EU Multiannual Financial Framework 2021-2027
Investing in a better future for children and youth everywhere
Investing in children’s health, protection and education holds the promise for a much better life for hundreds of millions of them. Making significant investments in children from early childhood through to the second decade of life brings opportunities to break the cycles of poverty and inequality and strengthen societies into the future.
UNICEF and the European Union (EU) remain committed to realizing the 2030 Agenda and achieving the Sustainable Development Goals (SDGs), which in turn advance children's rights. Through its pledge to leave no one behind, we strive to ensure adequate and efficient investments are made to benefit children’s wellbeing, especially for the hardest to reach, the most vulnerable, and the most excluded.
Towards a new budget that leaves no child behind
The Multi-Annual Financial Framework (MFF) for 2021-2027 defines the size and intent of the EU budget over this 7-year period. It provides a unique opportunity for the EU to match its internal and external policies and initiatives with the necessary financial resources to effectively address global challenges, with an emphasis on inclusiveness and shared prosperity for all nations, peoples, and all parts of society. The MFF is an expression of political priorities as much as a budgetary planning resource.
As the EU develops its position on the MFF, the United Nations agencies, coordinated by UNICEF, call on the EU to commit resources and undertake concrete actions that save lives, build and strengthen communities’ resilience, as well as contributing to sustainable development, to the realisation of human rights, and to the achievement of the 2030 Agenda.
UNICEF particularly asks the EU to invest in children – especially the hardest to reach, the most vulnerable, and the most excluded – and to consider the following recommendations to ensure people-driven accountability and tracking of its investment for children:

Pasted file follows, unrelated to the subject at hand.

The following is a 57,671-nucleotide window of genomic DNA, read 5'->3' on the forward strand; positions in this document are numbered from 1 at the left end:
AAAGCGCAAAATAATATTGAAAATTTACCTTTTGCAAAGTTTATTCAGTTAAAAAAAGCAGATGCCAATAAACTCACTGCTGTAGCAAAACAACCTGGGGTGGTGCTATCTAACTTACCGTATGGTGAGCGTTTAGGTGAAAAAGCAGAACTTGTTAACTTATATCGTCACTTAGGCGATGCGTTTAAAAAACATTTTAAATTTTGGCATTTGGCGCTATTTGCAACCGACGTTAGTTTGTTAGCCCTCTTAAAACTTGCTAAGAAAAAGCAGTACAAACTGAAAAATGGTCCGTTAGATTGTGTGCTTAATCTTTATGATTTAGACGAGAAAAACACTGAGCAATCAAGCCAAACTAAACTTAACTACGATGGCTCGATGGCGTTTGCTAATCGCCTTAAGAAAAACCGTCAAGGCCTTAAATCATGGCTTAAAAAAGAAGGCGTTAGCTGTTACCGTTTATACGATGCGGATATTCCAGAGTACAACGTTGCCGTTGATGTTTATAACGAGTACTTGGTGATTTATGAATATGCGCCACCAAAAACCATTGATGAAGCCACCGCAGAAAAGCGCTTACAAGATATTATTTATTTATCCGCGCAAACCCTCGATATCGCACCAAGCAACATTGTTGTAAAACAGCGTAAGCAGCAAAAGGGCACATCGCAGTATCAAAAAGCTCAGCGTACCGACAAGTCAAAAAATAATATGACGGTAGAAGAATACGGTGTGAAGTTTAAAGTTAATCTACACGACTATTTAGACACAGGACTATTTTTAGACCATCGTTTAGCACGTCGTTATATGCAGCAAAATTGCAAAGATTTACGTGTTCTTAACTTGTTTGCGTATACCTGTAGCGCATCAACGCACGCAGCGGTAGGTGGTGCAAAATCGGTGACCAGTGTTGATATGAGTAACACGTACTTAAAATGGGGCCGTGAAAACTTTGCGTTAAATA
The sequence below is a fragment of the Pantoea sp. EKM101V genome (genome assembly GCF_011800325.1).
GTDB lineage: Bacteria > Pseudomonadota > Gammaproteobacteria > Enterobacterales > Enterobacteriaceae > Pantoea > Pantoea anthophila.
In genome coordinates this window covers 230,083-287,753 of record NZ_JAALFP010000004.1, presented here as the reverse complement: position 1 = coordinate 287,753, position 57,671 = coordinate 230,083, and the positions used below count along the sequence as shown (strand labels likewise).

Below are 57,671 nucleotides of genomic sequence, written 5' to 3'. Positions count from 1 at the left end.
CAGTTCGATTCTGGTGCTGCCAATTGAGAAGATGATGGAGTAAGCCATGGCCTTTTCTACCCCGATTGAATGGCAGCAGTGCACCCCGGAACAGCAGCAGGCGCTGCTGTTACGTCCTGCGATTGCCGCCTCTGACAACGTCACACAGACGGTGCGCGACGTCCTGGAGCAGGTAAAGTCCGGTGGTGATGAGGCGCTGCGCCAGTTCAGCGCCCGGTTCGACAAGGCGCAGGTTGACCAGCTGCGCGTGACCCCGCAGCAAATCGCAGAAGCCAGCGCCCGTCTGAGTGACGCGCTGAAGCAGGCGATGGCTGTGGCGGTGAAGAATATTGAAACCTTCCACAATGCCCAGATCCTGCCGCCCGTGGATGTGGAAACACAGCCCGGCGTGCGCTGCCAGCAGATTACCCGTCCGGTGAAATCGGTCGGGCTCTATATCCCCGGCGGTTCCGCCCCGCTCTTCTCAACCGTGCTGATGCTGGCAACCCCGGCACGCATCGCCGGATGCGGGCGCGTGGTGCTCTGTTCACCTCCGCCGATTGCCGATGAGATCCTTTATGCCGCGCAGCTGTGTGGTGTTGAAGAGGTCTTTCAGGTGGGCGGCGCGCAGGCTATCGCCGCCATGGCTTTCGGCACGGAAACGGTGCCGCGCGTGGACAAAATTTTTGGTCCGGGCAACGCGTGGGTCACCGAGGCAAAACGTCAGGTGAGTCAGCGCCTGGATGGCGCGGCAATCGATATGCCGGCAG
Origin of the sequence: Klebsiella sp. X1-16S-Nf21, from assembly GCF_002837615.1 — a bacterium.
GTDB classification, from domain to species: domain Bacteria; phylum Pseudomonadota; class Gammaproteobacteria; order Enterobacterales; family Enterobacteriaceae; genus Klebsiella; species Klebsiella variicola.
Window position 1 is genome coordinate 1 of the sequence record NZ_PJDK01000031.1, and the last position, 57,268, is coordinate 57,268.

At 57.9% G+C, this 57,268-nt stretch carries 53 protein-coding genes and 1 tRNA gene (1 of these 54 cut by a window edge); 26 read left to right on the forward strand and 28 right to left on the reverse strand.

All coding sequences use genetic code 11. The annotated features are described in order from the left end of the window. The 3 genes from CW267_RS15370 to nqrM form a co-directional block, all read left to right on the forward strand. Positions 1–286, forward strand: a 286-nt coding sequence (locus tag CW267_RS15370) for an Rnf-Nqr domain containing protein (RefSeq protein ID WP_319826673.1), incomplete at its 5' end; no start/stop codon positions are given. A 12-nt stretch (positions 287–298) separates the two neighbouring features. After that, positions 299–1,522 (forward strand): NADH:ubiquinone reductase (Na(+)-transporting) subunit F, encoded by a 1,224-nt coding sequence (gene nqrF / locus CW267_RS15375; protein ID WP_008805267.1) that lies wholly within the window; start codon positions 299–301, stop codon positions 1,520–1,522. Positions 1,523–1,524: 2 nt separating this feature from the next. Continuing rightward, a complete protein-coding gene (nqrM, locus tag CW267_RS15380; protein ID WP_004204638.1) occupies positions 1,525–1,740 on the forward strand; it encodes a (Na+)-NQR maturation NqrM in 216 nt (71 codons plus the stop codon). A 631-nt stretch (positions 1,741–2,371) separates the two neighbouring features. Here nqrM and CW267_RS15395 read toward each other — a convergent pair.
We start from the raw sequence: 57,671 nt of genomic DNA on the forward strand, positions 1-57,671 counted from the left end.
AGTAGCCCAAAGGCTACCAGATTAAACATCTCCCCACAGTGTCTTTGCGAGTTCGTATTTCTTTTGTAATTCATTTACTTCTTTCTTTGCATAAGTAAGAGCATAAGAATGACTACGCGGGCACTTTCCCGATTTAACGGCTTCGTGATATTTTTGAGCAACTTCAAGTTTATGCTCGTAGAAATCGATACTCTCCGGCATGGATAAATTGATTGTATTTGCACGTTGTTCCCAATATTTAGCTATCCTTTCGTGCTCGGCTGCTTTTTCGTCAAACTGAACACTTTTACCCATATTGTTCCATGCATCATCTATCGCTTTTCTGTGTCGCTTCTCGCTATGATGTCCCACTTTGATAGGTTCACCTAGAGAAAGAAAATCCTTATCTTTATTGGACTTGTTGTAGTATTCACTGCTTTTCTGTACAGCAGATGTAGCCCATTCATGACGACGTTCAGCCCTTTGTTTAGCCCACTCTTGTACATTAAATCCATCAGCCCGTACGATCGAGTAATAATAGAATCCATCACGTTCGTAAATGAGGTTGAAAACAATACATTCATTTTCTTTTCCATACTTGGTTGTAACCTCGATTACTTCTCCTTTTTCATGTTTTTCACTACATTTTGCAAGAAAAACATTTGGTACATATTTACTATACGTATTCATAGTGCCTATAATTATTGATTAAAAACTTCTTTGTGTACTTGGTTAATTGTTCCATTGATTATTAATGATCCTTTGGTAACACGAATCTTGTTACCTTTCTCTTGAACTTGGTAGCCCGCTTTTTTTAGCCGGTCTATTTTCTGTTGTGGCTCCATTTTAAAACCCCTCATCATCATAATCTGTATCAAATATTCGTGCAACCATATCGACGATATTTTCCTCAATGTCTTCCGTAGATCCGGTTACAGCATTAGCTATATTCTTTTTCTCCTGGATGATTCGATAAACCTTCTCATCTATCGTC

- Ensure that development aid primarily serves to alleviate poverty, achieve sustainable development, tackle discrimination and inequality, and empower the most marginalised.
- Ensure the rights of the child are effectively integrated and applied across all policies, sectors and programmes relating to bilateral and multilateral development assistance and humanitarian aid.
- Invest in a dedicated child rights programme in its future external aid instrument(s).
- Explicitly maintain ring-fenced levels of spending for basic social services at the current 20% benchmark, with specific focus on health, education, and social protection.
- Take a systems-strengthening approach to programmes and initiatives focusing on child rights in development and humanitarian contexts, and promote resilience-based approaches.
- Invest in child and youth-centred approaches that are participatory, empowering, and innovative, and put in place accessible, child-friendly accountability systems at headquarters and field levels.
- Establish systems to effectively track EU investment in children through its Official Development Assistance (ODA) and Humanitarian Aid.
The best interests of current and future generations of children should be given serious consideration in all budget decisions. Children in and outside Europe count on the EU to mobilise revenues and manage public resources to deliver programmes aimed at realising their rights.